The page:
By Jaidyn Crookston | October 19, 2021 | 5 Minute Read

Donate Old Computer Equipment to Help Your Community (and Possibly Receive CRA Credit)

PCs for People picking up computer equipment from North American Savings Bank
The ideas in this article came from a webinar with Sarah Baharin, VP, Fair Lending/CRA Officer at North American Savings Bank, and Zina Stankewsky at PCs for People. You can access the webinar recording here

Banks and credit unions have a lot of computer equipment. Like, a lot. But when it’s time for an upgrade, this old equipment usually ends up in a landfill. Even though it still works! 

Imagine what would happen if instead of sending your old computer equipment to a landfill, you recycle or refurbish that equipment and give it to people in need. 

With so many computers, printers, and other electronics being sent to the dump each year, reusing this equipment would make a huge difference to those in need. Especially for low-and-moderate income (LMI) individuals and families, who often don’t have access to the technology and internet service they need to be successful in today’s world. 

And this need has only increased during the pandemic. More than 30% of low-income households don’t have a computer,* which is a serious problem as more and more parents, children, and individuals need computers to do work or school from home. 

Many financial institutions, like North American Savings Bank (NASB), have already taken steps to help these LMI communities by donating their old computer equipment. 

When workers went remote during the pandemic, NASB updated its technology and retired old equipment. Sarah Baharin (VP, Fair Lending/CRA Officer of NASB) didn’t want to send this equipment to a landfill. While researching ways she could off-load retired equipment in a socially and environmentally responsible way, she reached out to a long-time local partner, Connecting for Good, now a PCs for People organization.
  
 
PCs for People is a nonprofit that recycles and refurbishes used electronics. They then distribute them at deeply discounted prices to low-income households and nonprofits throughout the United States. 

With 7 locations around the US and more on the way, PCs for People has distributed over 155,000 computers and recycled over 8 million pounds of technology since 2008. 

Last year, NASB donated 403 computers to PCs for People and donated over $8,000 to cover the cost of new hard drives for each of them. These computers were refurbished and distributed to various organizations and families in the community. According to Sarah, “These donations were vital to keeping our community's kids successful remotely and adults and organizations thriving and connected.” 

NASB arranged with PCs for People to keep 125 of the 403 computers for the Ivanhoe Neighborhood Council,** a 501(c)(3) neighborhood improvement organization. Ivanhoe is one of NASB’s strong community partners and works to build a clean, beautiful, safe, and thriving neighborhood for their 6,000 residents. 75 of these computers were given to 3 community centers (25 computers each), and 50 computers were given directly to Ivanhoe residents in need. NASB also donated $3,750 to Ivanhoe Neighborhood Council to purchase 25 refurbished laptops..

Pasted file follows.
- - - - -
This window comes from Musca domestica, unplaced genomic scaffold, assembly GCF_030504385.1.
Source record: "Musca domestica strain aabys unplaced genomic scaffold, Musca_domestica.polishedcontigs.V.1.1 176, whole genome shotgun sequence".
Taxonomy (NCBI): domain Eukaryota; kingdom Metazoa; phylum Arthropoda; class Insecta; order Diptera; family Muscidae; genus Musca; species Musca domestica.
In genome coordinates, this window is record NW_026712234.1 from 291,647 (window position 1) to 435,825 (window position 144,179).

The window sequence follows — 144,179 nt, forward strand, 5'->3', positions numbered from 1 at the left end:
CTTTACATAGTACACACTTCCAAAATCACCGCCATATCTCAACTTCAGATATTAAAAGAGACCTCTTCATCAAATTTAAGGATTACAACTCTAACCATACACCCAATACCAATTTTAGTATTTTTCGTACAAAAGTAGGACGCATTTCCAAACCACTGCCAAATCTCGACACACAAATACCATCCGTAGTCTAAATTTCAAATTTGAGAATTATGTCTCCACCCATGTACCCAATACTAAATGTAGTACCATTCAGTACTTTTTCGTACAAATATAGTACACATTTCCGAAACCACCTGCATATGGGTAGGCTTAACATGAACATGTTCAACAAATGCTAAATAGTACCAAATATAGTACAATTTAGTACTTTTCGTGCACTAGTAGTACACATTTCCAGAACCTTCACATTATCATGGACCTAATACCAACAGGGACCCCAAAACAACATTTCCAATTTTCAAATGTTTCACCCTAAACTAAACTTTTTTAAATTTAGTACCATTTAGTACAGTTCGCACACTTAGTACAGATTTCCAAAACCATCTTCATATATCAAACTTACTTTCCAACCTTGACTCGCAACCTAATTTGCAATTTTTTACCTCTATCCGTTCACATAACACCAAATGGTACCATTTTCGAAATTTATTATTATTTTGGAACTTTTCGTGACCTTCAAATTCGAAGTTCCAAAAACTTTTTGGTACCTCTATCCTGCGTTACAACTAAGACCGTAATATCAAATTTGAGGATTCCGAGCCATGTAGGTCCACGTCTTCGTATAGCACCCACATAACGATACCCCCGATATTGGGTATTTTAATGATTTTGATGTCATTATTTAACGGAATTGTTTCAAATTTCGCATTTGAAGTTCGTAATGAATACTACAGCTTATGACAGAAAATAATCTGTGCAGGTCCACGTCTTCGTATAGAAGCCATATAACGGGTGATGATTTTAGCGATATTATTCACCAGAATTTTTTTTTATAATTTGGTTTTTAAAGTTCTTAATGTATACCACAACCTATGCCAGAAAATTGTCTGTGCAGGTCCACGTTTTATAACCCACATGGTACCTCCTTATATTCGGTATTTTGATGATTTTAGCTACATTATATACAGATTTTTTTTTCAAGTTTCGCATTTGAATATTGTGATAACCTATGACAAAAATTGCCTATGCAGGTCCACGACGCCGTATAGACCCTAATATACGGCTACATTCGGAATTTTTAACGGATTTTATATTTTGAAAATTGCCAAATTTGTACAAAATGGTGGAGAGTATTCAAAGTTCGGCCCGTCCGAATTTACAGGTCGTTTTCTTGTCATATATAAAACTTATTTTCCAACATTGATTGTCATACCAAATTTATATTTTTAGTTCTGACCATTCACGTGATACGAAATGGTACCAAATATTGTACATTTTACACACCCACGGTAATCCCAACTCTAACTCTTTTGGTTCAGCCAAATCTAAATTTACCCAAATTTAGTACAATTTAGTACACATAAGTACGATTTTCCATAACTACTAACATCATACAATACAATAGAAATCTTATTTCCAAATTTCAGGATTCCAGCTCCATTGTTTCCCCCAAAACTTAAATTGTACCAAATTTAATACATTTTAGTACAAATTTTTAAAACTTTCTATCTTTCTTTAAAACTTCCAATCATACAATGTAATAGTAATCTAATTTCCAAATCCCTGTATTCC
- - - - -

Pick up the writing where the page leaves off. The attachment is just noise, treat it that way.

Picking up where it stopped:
Not only did NASB help the community and the environment, the bank also hopes these efforts may receive positive consideration under the Community Reinvestment Act (CRA)

As NASB’s Fair Lending / CRA Officer, Sarah is always considering how NASB’s efforts to serve the community may also translate to CRA-eligible services, loans, and investments. In this case, in-kind computer donations to a refurbisher who serves the low-to-moderate income and non-profit community and the donations made to Ivanhoe Neighborhood Council may receive positive CRA Community Development investment consideration. As Sarah indicated in the webinar, she in no way guarantees CRA credit for this or similar efforts and encourages any bank to do their own research, document their case for CRA eligibility, and work closely with their regulator.

 
If your bank or credit union has any old computer equipment, you should recycle it instead of sending it to the landfill (click here for a list of PCs for People’s accepted equipment). If you’re in an area served by PCs for People, they’ll be happy to come pick up your equipment. If you aren’t located in these areas, don’t worry. There might be other nonprofits nearby with similar missions that can help. Digitunity, a nationwide nonprofit that supports a network of computer refurbishers like PCs for People, may help identify organizations near you. Do some research and determine what your options are. 

By taking the time today to recycle your old computer equipment, you can help fight the digital divide faced by so many LMI individuals and communities. Not only that, but you may even get CRA credit. 

To learn more about NASB’s donation or PCs for People, check out this recorded webinar where Sarah talks about their program and the impact they’ve had in the community. 


* Please note that reference to the Federal Reserve Bank of Kansas City and its Employer Laptop Challenge Program and logo do not constitute or convey endorsement of the organizations referenced in this blog post or webinar, nor does participation in the Employer Laptop Challenge constitute automatic CRA credit.

** For more information about Ivanhoe Neighborhood Council and the great work they do in the community, please reach out to Dr. Karen P. Boyd, Executive Director at 816-921-6611.



None of Kadince, Inc., its affiliates, or its respective employees, directors, officers, and agents (collectively, “Kadince”) are responsible or liable for any content or information incorporated herein. Read full disclosure.

Jaidyn Crookston | Content Writer, Kadince


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